Re-framing Cyber Risk: Howden Re advocates for increased market engagement


In an industry-first report, Re-framing cyber risk: navigating threats and embracing opportunities, Howden Re details the untapped potential and required recalibration in the cyber (re)insurance market, with data indicating that the industry could, and should, bear more cyber risk than it currently does.

Howden Re’s analysis suggests that larger carriers assume disproportionately little cyber risk when compared with nat-cat, even though nat-cat historically produces more significant losses relative to written premiums.

While perceptions of heightened systemic risk within the cyber class have been persistent, contributing to insurer caution, the reality is that such events face considerable execution challenges, making them less common. Instead, rather than cyber cats the industry more frequently contends with “cyber-kittens” – incidents that, while disruptive, have more contained and manageable impacts.

The report calls for a more nuanced approach to cyber exposure management, advocating the use of available advanced risk assessment and modelling methodologies to balance opportunities with an informed view of vulnerabilities.

As the market landscape evolves, a shift towards a more balanced and informed underwriting strategy could redefine the industry’s role in shaping the future of cyber resilience and security.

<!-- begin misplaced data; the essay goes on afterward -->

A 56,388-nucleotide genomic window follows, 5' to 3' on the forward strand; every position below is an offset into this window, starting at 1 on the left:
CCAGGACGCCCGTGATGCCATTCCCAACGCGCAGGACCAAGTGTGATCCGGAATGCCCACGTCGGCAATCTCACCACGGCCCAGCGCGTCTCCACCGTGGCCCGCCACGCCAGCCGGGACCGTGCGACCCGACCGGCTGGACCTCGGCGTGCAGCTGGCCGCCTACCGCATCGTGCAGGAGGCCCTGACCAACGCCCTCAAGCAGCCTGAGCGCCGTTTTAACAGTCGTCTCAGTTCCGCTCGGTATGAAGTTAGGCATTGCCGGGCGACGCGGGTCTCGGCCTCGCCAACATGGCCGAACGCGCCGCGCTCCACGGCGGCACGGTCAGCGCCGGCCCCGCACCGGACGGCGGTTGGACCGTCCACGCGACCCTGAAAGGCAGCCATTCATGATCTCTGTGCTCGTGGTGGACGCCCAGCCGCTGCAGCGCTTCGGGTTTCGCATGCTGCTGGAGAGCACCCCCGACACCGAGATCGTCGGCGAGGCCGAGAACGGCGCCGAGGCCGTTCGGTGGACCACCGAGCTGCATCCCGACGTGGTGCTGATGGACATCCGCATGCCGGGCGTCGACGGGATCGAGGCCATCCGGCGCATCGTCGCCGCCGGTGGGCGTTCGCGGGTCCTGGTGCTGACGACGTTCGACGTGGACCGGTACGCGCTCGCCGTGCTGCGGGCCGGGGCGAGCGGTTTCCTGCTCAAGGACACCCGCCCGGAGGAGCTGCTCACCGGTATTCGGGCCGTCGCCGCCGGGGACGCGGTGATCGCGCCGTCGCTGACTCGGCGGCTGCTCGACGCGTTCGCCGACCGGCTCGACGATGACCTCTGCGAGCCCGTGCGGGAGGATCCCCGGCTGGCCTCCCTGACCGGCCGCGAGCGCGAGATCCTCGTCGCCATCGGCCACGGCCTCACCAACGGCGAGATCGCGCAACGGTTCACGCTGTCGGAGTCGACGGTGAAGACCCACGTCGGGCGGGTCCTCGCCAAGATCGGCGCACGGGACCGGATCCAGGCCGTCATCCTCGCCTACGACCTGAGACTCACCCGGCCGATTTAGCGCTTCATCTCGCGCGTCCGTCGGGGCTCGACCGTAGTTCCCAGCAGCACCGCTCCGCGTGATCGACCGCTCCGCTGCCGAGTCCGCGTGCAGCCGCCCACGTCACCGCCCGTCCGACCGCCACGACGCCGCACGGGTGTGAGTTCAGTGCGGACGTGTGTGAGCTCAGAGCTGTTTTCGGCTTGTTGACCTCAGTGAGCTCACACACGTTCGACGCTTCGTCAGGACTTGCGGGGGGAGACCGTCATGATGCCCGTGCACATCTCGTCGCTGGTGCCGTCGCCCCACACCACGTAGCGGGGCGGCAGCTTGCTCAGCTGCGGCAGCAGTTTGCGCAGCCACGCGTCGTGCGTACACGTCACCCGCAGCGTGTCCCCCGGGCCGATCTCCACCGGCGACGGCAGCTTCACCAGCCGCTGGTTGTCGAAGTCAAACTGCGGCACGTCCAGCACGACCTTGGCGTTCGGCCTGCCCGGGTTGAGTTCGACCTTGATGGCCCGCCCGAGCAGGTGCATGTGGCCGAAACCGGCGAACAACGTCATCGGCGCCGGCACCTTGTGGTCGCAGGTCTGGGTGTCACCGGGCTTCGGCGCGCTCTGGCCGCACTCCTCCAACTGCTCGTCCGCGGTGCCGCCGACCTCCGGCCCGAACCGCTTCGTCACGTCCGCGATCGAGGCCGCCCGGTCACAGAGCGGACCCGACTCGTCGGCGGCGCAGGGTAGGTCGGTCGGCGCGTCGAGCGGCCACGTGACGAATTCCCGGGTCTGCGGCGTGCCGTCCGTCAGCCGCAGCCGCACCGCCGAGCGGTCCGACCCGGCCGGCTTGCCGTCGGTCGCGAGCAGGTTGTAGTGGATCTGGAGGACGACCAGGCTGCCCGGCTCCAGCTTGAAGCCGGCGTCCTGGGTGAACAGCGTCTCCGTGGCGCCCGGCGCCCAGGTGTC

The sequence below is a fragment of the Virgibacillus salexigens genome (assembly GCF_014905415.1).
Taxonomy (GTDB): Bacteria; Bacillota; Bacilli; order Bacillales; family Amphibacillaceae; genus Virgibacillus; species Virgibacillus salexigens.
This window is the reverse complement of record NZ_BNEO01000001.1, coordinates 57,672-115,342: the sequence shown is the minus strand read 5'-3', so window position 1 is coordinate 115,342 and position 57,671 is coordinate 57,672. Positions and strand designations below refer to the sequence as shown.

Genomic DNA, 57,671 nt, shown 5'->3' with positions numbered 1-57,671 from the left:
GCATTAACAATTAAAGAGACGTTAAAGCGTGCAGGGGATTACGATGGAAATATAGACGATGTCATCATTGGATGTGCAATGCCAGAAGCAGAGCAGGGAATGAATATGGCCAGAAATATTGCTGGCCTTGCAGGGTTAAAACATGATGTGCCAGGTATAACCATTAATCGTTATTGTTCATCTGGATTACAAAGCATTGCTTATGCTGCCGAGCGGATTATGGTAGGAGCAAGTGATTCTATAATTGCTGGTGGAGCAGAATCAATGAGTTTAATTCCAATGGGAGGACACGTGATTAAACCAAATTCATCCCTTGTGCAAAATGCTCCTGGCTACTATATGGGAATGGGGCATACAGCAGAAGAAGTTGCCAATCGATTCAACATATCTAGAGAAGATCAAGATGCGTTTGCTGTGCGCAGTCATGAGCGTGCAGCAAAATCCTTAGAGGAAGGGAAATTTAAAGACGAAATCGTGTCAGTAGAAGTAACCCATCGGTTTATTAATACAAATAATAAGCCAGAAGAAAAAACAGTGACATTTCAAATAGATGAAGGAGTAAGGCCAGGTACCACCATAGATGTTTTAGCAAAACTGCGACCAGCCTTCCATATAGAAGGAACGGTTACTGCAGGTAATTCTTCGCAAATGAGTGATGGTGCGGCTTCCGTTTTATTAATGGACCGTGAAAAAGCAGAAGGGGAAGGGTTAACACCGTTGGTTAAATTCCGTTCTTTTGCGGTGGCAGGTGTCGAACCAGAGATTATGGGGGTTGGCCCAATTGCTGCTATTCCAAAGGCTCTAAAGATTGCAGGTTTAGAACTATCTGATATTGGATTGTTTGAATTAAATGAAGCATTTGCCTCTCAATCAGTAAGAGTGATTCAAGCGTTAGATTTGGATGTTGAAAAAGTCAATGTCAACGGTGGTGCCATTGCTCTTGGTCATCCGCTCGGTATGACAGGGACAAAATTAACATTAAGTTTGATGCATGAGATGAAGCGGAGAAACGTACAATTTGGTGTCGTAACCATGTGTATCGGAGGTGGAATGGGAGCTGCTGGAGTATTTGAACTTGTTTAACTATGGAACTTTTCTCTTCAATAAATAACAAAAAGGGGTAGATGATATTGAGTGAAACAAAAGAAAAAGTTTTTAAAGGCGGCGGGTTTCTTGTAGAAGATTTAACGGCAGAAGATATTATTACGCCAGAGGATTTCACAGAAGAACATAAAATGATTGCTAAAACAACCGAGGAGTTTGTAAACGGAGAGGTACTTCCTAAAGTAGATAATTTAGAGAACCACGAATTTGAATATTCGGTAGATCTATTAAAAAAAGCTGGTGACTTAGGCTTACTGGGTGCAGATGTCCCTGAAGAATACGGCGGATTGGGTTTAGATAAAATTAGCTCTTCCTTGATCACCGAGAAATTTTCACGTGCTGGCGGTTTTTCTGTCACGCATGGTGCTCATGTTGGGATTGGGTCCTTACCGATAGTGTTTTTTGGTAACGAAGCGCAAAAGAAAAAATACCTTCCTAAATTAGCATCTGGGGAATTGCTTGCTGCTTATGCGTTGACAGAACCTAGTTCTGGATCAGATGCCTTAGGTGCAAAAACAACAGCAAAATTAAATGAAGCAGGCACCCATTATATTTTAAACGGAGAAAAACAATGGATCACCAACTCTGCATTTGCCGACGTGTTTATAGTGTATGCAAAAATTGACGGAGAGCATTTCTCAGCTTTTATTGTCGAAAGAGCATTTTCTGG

Luke Foord-Kelcey, Global Head of Cyber, Howden Re, commented on the report’s insights: “Cyber risks consistently top the rankings of risk managers’ concerns. To stay relevant to those buyers of insurance, as an industry it is imperative that we embrace this class of business. This report identifies how carriers may assess their appetite for the cyber class of business to ensure they recognise the extent of the opportunities within the context of a more thorough understanding of the risks.”

David Flandro, Head of Industry Analysis and Strategic Advisory, Howden Re, said: “The maturing of the cyber market necessitates a thoughtful recalibration of how cyber risks are underwritten. A transition is necessary: from viewing cyber threats through a catastrophic lens, and instead recognising the competitive advantage that can be gained through more nuanced and informed risk analysis.”

Foord-Kelcey added: “Investing in cyber-specific expertise and leveraging refined risk models are key to navigating the complexities of cyber threats effectively. This approach will not only transform perceived vulnerabilities into competitive advantages, but also enable our clients to capitalise fully on the burgeoning opportunities in today’s digital landscape.”

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